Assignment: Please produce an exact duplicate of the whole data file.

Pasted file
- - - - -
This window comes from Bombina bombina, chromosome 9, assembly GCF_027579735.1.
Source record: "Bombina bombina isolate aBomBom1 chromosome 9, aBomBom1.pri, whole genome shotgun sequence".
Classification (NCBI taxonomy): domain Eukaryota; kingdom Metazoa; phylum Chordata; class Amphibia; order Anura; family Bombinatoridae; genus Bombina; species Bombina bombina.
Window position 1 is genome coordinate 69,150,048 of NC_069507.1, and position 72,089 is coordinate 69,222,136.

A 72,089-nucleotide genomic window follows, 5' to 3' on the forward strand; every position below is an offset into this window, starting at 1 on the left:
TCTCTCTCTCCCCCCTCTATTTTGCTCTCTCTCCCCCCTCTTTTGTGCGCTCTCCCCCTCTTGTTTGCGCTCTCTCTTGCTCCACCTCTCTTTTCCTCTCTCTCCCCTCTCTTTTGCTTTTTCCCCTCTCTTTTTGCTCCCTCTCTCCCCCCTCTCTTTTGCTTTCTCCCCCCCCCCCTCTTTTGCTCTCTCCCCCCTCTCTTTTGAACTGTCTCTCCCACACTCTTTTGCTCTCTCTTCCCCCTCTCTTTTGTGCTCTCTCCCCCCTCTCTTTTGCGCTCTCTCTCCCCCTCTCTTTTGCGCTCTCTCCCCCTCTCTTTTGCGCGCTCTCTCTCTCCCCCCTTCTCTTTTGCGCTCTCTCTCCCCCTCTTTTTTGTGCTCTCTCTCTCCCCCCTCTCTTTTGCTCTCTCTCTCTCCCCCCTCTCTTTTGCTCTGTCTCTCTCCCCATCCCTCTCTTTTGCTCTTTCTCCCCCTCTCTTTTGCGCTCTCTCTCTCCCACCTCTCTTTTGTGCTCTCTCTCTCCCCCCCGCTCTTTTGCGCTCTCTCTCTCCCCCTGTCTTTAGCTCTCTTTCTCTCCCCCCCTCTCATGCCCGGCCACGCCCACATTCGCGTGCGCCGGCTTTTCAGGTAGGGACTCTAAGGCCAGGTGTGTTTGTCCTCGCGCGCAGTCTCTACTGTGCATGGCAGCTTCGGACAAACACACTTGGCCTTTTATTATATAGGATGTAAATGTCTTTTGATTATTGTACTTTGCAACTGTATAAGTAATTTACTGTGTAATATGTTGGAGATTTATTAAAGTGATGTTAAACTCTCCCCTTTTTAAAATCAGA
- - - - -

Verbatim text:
This window comes from Bombina bombina, chromosome 9, assembly GCF_027579735.1.
Source record: "Bombina bombina isolate aBomBom1 chromosome 9, aBomBom1.pri, whole genome shotgun sequence".
Classification (NCBI taxonomy): domain Eukaryota; kingdom Metazoa; phylum Chordata; class Amphibia; order Anura; family Bombinatoridae; genus Bombina; species Bombina bombina.
Window position 1 is genome coordinate 69,150,048 of NC_069507.1, and position 72,089 is coordinate 69,222,136.

A 72,089-nucleotide genomic window follows, 5' to 3' on the forward strand; every position below is an offset into this window, starting at 1 on the left:
TCTCTCTCTCCCCCCTCTATTTTGCTCTCTCTCCCCCCTCTTTTGTGCGCTCTCCCCCTCTTGTTTGCGCTCTCTCTTGCTCCACCTCTCTTTTCCTCTCTCTCCCCTCTCTTTTGCTTTTTCCCCTCTCTTTTTGCTCCCTCTCTCCCCCCTCTCTTTTGCTTTCTCCCCCCCCCCCTCTTTTGCTCTCTCCCCCCTCTCTTTTGAACTGTCTCTCCCACACTCTTTTGCTCTCTCTTCCCCCTCTCTTTTGTGCTCTCTCCCCCCTCTCTTTTGCGCTCTCTCTCCCCCTCTCTTTTGCGCTCTCTCCCCCTCTCTTTTGCGCGCTCTCTCTCTCCCCCCTTCTCTTTTGCGCTCTCTCTCCCCCTCTTTTTTGTGCTCTCTCTCTCCCCCCTCTCTTTTGCTCTCTCTCTCTCCCCCCTCTCTTTTGCTCTGTCTCTCTCCCCATCCCTCTCTTTTGCTCTTTCTCCCCCTCTCTTTTGCGCTCTCTCTCTCCCACCTCTCTTTTGTGCTCTCTCTCTCCCCCCCGCTCTTTTGCGCTCTCTCTCTCCCCCTGTCTTTAGCTCTCTTTCTCTCCCCCCCTCTCATGCCCGGCCACGCCCACATTCGCGTGCGCCGGCTTTTCAGGTAGGGACTCTAAGGCCAGGTGTGTTTGTCCTCGCGCGCAGTCTCTACTGTGCATGGCAGCTTCGGACAAACACACTTGGCCTTTTATTATATAGGATGTAAATGTCTTTTGATTATTGTACTTTGCAACTGTATAAGTAATTTACTGTGTAATATGTTGGAGATTTATTAAAGTGATGTTAAACTCTCCCCTTTTTAAAATCAGA